The trend of borrowers choosing to default on their mortgage when they otherwise might have been able to afford payments is on the decline, JPMorgan Chase (JPM: 42.88 0.00%) analysts said Monday.
Definitions for what qualifies as a strategic default varies. But analysts took a deeper look in the report. One widely held requirement for strategic default is that the borrower stops making payments when the property loses equity, meaning the mortgage is worth more than the underlying home.
JPMorgan analysts used Standard & Poor’s/Case-Shiller indices and tracked prices against original loan amounts on a metro level. Then, analysts collected counts for all defaulted loans since 2007 and tracked those that started missing payments once the loan went underwater.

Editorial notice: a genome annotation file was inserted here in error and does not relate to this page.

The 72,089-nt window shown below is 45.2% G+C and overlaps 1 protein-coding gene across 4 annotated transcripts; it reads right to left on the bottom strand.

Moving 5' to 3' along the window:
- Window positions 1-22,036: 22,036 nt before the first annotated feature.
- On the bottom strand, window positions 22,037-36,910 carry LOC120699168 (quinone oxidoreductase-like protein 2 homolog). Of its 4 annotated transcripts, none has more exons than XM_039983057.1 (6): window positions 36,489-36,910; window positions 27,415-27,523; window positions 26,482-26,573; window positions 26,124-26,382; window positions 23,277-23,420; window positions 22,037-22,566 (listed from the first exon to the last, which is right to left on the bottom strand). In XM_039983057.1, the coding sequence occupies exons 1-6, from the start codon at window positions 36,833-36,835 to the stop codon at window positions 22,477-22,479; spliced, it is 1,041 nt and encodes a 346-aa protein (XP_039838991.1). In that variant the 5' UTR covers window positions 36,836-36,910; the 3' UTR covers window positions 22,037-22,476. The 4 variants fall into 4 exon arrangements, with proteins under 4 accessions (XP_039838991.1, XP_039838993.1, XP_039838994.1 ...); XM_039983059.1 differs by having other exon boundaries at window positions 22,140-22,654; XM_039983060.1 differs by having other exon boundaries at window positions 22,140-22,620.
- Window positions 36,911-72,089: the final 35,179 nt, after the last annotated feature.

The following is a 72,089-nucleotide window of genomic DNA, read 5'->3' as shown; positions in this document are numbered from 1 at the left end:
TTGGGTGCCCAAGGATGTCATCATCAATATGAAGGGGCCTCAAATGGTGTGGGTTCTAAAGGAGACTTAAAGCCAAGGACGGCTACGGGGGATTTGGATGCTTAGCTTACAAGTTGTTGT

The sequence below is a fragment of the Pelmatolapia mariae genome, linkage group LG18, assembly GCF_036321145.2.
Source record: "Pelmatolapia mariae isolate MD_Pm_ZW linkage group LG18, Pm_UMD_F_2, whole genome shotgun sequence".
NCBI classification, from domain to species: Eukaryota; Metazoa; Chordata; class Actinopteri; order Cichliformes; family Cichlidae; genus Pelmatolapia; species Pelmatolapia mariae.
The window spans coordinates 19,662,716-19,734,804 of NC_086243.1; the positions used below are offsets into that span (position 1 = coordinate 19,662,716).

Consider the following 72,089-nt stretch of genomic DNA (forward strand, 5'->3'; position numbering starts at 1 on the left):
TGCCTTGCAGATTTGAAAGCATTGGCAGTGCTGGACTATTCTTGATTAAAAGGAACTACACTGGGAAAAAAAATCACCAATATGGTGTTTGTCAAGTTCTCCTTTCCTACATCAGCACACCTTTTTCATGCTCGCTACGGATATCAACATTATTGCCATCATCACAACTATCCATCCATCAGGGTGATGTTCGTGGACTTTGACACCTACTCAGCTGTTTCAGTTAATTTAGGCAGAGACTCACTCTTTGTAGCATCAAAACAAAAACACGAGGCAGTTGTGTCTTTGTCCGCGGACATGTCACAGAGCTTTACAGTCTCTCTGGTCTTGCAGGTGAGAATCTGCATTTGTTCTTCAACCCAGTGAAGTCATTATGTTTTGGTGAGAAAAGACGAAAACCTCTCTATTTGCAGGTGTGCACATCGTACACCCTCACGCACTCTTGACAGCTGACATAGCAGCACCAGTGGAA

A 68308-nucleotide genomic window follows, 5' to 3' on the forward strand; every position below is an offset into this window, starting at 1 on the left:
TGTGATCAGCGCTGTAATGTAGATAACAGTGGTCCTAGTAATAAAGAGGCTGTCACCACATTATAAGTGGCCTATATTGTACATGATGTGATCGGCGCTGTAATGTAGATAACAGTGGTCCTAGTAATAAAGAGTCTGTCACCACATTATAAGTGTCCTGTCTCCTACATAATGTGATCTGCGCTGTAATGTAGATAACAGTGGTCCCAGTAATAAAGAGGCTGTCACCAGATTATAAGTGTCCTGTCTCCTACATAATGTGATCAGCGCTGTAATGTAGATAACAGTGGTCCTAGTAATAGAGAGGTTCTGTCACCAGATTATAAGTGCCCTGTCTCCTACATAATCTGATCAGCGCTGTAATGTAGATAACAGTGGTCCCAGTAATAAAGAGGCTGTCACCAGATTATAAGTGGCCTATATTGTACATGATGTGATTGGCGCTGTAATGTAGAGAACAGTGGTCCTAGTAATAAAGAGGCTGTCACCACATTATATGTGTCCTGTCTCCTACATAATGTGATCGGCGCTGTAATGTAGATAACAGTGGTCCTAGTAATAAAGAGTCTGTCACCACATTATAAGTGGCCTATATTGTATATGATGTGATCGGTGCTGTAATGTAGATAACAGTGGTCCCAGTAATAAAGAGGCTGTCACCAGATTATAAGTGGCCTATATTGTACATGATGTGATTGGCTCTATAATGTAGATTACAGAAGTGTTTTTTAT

They found 60% of all defaults were strategic by the middle of 2009, more than double the percentage in January 2008. But analysts wanted to get more specific.
Using data from Equifax, the JPMorgan analysts looked at which borrowers did not experience a monthly payment increase before defaulting. Then, they added in which borrowers were still making payments on other debts after missing their first mortgage payment.
The final definition of strategic default used was the “percentage of defaults from underwater borrowers who started missing payments once underwater, continued paying their other debt, and had no payment increase on their mortgage.”
While the analysts admit they might still be overestimating the amount of strategic defaults when accounting even for all these variables, they noted the trend is going down.
“Overall, strategic defaults have stabilized as home prices flattened, and initial jobless claims declined,” analysts said. “A trend worth watching, no doubt, but we can comfortably say that strategic defaults are less than 30% of all defaults, and the pipeline of borrowers [delinquent more than 90 days] has even lesser strategic delinquencies.”